- Scientists analyze microplastics in feces of infants and adults
- In all samples microplastic fibers were found hidden in the stool.
- Children had 10-fold higher levels of polyethylene terephthalate (PET)
- Researchers believe this may be due to exposure to baby products
A new study warns that the stools of infants contain 10 times more microplastics than those of adults.
Researchers at New York University found higher levels of a type of microplastic, known as polyethylene terephthalate (PET), when comparing stools from adults and children.
They believe that higher levels in babies may be due to exposure to baby products such as dummies to crawling on carpets that contain chemicals.
Worryingly, researchers are still unclear about the long-term health effects that exposure to microplastics can have.
However, previous research has linked microplastic exposure with cell death, inflammation and metabolic disorders.
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Babies have 10 times more microplastic in their stool than adults, a new study warns (stock image)
Where do microplastics come from?
Microplastics come from a variety of sources, including large plastic debris that breaks down into smaller and smaller pieces.
In addition, microbeads, a type of microplastic, are very small pieces of manufactured polyethylene plastic that are added to health and beauty products as exfoliants, such as some cleansers and toothpastes.
These tiny particles easily pass through water filtration systems and end up in the ocean and Great Lakes, posing a potential threat to aquatic life.
Microplastic debris can be less than five millimeters in size and are found in deep-sea indoor dust, food and even bottled water.
It was believed that they pass through our bodies harmlessly, but recent studies have confirmed that the tiniest fibers can cross cell membranes and enter the body’s circulation.
The study, conducted at New York University School of Medicine, was published in Environmental Science and Technology Letters of the American Chemical Society.
Professor Kurunthachalam Kannan, who led the study, said: ‘Although average levels of fecal PC microplastics were similar between adults and infants, infant feces contained an average of 10 times higher PET concentrations than adults.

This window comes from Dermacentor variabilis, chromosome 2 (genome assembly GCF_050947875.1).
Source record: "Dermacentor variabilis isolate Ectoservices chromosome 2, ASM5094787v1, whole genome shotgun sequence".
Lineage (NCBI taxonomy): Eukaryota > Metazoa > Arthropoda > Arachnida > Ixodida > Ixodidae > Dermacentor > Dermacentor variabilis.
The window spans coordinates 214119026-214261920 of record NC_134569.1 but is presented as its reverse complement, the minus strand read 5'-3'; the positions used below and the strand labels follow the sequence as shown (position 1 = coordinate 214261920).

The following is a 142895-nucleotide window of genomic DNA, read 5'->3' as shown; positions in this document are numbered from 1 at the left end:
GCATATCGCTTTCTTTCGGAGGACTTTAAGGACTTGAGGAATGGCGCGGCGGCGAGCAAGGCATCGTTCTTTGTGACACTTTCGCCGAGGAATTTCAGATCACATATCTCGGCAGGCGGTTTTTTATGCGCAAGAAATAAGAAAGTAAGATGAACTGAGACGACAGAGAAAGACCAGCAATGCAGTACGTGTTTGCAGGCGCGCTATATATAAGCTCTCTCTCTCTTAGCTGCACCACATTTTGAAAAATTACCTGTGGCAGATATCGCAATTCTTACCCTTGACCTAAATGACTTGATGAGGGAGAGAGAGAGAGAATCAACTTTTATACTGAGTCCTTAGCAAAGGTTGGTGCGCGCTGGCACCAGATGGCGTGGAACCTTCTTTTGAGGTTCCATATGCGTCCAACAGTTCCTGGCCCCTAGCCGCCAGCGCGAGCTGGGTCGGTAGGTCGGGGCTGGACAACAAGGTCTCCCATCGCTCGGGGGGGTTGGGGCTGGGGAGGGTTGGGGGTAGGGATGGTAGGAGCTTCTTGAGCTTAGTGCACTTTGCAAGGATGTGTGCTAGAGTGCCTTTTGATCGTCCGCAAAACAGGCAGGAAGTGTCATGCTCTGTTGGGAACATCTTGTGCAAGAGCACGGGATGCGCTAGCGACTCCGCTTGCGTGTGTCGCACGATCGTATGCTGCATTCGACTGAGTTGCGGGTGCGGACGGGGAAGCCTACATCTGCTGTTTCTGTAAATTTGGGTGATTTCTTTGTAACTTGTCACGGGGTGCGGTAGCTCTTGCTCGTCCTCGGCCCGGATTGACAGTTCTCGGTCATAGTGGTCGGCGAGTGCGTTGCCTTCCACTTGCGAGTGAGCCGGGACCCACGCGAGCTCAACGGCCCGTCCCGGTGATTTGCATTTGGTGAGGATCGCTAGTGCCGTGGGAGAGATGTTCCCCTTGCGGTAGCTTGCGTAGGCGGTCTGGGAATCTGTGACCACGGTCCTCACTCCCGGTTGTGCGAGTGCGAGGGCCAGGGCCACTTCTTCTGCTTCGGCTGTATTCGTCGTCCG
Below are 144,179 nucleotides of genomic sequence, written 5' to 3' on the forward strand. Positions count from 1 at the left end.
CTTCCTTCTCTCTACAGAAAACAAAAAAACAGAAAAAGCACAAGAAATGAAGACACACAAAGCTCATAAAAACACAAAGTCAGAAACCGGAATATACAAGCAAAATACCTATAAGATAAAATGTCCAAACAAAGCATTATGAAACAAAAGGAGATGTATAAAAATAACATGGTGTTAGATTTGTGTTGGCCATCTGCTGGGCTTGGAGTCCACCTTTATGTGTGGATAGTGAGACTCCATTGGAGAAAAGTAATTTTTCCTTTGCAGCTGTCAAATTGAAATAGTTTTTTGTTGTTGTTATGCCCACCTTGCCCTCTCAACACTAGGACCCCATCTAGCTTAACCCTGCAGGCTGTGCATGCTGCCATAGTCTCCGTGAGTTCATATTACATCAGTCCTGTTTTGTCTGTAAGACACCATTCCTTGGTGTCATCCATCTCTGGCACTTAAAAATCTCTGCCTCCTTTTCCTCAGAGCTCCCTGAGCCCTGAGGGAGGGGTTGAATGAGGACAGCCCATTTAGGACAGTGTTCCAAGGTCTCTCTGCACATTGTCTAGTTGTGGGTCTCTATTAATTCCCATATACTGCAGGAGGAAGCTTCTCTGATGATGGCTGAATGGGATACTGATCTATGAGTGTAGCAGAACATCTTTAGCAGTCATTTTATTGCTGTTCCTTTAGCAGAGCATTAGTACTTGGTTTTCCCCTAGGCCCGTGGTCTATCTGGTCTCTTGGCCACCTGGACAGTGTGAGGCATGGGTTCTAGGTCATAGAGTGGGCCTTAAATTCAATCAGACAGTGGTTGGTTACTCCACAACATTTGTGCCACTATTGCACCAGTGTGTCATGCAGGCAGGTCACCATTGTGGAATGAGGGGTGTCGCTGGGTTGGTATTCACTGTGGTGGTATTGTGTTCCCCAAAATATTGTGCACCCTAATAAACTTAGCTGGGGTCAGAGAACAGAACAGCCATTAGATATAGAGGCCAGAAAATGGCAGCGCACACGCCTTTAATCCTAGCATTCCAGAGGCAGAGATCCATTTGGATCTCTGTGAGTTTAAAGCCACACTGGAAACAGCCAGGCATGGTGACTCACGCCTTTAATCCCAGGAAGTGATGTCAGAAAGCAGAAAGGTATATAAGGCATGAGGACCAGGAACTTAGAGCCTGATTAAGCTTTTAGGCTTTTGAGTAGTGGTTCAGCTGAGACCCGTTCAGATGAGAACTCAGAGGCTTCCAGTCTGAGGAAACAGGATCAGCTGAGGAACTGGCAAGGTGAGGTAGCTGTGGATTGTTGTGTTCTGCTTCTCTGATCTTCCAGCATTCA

‘The high concentration of microplastics in the feces of one-year-old infants can be attributed to the widespread use of plastic products/objects such as baby feeding bottles, sippy cups, spoons and bowls such as utensils, plastic teethers and toys. could. , during that development phase.
‘One-year-olds are often known to mouth plastic products and clothes.
‘In addition, studies have shown that infant formula prepared in bottles can release millions of microplastics and that many processed baby foods are packaged in plastic containers creating another source of exposure in one-year-old infants.
‘In addition, textiles are a source of PET MPs. Babies often chew and suck on clothes, and therefore, exposure of this age group to MPs present in the textile sector is of greater concern.
‘Carpets made of PET and PP can be another source of MP exposure, as infants often crawl on carpeted surfaces.’
Professor Kannan and his colleagues began exploring the consequences of microplastics in humans by measuring levels of infant and adult feces.
Researchers believe high levels in infants may be down to the risk of baby products ranging from dummies to crawling on carpets that contain chemicals (stock image)
They were looking for two common microplastics – polyethylene terephthalate (PET) and polycarbonate (PC).
Researchers used mass spectrometry to determine the concentrations of two microplastics in 10 adult samples of six infants and 10 adult stools, including three samples of the first stool made by newborns.
In all samples microplastic fibers were found hidden in the stool. PC levels were almost the same in adults and infants but PET levels were 10-fold higher in infants.
Professor Kannan cautioned because the study was too small and called for more research to be done.
He continued: ‘We found that the concentration of PET in infant feces was significantly higher than in adult feces.
‘Our data provide baseline evidence for MP exposure dosing in infants and adults and support the need for further studies with a larger sample size to confirm and expand our findings.’
What further research is needed to assess the prevalence and impact of microplastics?
The World Health Organization’s 2019 report ‘Microplastics in Drinking Water’ has outlined several areas for future research that could shed light on how far the problem of microplastic pollution can spread, impacting human health. and what can be done to prevent these particles from entering. our water supply.
How widespread are microplastics?
The following research will clarify the occurrence of microplastics in drinking water and freshwater sources:
- More data on the occurrence of microplastics in drinking water are needed to adequately assess human exposure to drinking water.
- Occurrence studies of microplastics should use quality-assured methods to determine the number, size, shape and composition of particles detected. They must identify whether the microplastics are coming from freshwater environments or from the abstraction, treatment, distribution or bottling of drinking water. Initially, this research should focus on drinking water, which is thought to be most at risk of particulate contamination.
- The study of drinking water would be usefully complemented by improved data on freshwater that enables the quantification of freshwater inputs and the identification of major sources. This may require the development of reliable methods to track the source and identify the sources.
- Sampling and analysis require a set of standard methods…